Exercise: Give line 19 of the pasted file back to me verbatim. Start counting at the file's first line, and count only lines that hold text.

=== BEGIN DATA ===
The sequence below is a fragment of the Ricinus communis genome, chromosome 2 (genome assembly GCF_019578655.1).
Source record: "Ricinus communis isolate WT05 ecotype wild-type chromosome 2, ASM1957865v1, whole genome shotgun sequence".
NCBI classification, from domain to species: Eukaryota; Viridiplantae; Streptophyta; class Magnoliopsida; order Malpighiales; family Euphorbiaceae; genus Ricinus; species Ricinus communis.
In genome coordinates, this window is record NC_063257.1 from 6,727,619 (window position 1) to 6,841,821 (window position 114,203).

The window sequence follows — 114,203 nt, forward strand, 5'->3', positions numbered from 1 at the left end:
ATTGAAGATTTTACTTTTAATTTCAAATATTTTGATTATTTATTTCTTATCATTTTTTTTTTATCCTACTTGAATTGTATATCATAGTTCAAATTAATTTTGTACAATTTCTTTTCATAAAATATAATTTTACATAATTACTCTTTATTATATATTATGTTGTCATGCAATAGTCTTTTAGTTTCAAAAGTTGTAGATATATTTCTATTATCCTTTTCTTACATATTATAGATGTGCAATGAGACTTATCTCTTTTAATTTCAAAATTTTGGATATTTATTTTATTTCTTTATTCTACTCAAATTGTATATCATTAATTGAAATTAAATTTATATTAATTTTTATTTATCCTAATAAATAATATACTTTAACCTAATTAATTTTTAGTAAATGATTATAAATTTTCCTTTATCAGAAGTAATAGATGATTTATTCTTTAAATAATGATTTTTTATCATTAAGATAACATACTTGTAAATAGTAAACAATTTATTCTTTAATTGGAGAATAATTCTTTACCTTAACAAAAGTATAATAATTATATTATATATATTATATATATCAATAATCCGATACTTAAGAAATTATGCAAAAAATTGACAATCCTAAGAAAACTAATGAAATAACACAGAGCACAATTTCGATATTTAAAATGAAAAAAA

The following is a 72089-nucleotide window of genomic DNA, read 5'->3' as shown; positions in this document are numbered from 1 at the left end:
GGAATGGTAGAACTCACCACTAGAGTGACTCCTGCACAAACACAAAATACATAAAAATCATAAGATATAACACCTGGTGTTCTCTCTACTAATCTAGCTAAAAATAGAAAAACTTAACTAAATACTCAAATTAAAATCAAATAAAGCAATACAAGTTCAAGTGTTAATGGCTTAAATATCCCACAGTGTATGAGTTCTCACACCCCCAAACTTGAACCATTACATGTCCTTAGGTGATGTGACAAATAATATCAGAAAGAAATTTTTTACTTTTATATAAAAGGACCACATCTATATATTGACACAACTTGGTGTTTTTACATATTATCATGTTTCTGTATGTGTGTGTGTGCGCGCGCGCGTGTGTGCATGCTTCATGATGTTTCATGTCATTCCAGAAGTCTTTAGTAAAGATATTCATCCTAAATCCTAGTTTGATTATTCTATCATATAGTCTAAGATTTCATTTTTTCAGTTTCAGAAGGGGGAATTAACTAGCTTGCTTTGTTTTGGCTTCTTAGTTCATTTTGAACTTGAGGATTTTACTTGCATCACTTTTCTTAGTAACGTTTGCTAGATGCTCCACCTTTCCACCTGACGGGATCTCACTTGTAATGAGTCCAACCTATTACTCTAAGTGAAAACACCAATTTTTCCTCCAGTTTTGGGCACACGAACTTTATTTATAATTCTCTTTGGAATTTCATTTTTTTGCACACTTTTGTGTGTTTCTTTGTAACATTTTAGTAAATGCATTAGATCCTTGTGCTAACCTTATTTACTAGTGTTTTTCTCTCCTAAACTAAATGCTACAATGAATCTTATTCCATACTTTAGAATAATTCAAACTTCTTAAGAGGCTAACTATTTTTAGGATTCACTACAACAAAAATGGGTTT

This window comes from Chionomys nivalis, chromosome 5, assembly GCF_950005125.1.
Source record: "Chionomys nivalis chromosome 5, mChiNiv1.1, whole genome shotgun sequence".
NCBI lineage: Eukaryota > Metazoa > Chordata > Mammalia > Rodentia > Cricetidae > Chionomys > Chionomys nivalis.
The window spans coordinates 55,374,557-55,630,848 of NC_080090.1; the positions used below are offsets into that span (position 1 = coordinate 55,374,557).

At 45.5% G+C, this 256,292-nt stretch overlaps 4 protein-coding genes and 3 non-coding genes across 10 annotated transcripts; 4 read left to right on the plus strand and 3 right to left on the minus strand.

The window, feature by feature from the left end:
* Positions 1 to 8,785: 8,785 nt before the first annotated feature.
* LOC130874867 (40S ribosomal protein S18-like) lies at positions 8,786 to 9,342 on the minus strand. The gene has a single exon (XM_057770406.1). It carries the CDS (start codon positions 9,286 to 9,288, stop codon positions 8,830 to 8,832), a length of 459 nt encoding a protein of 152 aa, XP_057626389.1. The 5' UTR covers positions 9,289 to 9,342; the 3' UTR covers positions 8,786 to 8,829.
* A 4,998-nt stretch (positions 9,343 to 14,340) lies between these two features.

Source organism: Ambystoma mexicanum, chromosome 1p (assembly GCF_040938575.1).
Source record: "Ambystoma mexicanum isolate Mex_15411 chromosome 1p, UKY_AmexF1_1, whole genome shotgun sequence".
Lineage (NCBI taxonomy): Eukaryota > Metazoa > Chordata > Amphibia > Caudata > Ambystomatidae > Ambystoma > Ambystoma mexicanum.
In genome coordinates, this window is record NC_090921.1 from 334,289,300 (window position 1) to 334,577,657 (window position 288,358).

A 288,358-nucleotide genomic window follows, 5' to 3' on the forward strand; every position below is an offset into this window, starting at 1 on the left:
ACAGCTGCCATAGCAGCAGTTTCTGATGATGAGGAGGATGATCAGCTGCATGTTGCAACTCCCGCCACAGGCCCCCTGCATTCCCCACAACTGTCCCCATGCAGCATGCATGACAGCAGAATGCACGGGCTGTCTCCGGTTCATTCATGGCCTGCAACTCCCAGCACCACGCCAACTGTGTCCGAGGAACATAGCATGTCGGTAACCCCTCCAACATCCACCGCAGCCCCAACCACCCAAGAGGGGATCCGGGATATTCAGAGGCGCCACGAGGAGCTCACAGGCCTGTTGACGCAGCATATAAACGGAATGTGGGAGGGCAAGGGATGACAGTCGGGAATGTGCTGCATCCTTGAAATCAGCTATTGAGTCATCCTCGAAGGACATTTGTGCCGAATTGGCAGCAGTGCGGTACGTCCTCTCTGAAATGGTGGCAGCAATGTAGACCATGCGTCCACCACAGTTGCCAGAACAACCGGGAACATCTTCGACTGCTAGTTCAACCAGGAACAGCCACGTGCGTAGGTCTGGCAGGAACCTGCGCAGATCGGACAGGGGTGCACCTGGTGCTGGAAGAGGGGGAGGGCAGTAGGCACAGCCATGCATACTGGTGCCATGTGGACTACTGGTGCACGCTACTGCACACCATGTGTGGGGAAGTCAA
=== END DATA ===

Source record: "Ambystoma mexicanum isolate Mex_15411 chromosome 1p, UKY_AmexF1_1, whole genome shotgun sequence".